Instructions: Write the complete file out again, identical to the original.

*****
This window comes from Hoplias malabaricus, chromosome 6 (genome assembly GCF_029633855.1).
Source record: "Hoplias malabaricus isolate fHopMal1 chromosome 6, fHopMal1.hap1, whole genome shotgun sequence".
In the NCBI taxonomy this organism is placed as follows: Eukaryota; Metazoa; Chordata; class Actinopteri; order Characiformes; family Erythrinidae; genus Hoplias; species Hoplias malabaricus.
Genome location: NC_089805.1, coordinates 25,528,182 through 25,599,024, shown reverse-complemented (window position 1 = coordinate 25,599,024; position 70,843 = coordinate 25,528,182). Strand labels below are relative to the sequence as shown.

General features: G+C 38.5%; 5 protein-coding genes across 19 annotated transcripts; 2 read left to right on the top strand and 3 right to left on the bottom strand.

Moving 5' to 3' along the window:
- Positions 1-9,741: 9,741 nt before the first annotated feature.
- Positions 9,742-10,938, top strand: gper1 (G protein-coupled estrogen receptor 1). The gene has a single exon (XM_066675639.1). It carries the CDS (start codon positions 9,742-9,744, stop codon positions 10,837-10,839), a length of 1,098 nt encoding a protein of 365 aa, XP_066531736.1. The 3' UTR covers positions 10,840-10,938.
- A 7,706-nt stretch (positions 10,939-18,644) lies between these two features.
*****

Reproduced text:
This window comes from Hoplias malabaricus, chromosome 6 (genome assembly GCF_029633855.1).
Source record: "Hoplias malabaricus isolate fHopMal1 chromosome 6, fHopMal1.hap1, whole genome shotgun sequence".
In the NCBI taxonomy this organism is placed as follows: Eukaryota; Metazoa; Chordata; class Actinopteri; order Characiformes; family Erythrinidae; genus Hoplias; species Hoplias malabaricus.
Genome location: NC_089805.1, coordinates 25,528,182 through 25,599,024, shown reverse-complemented (window position 1 = coordinate 25,599,024; position 70,843 = coordinate 25,528,182). Strand labels below are relative to the sequence as shown.

General features: G+C 38.5%; 5 protein-coding genes across 19 annotated transcripts; 2 read left to right on the top strand and 3 right to left on the bottom strand.

Moving 5' to 3' along the window:
- Positions 1-9,741: 9,741 nt before the first annotated feature.
- Positions 9,742-10,938, top strand: gper1 (G protein-coupled estrogen receptor 1). The gene has a single exon (XM_066675639.1). It carries the CDS (start codon positions 9,742-9,744, stop codon positions 10,837-10,839), a length of 1,098 nt encoding a protein of 365 aa, XP_066531736.1. The 3' UTR covers positions 10,840-10,938.
- A 7,706-nt stretch (positions 10,939-18,644) lies between these two features.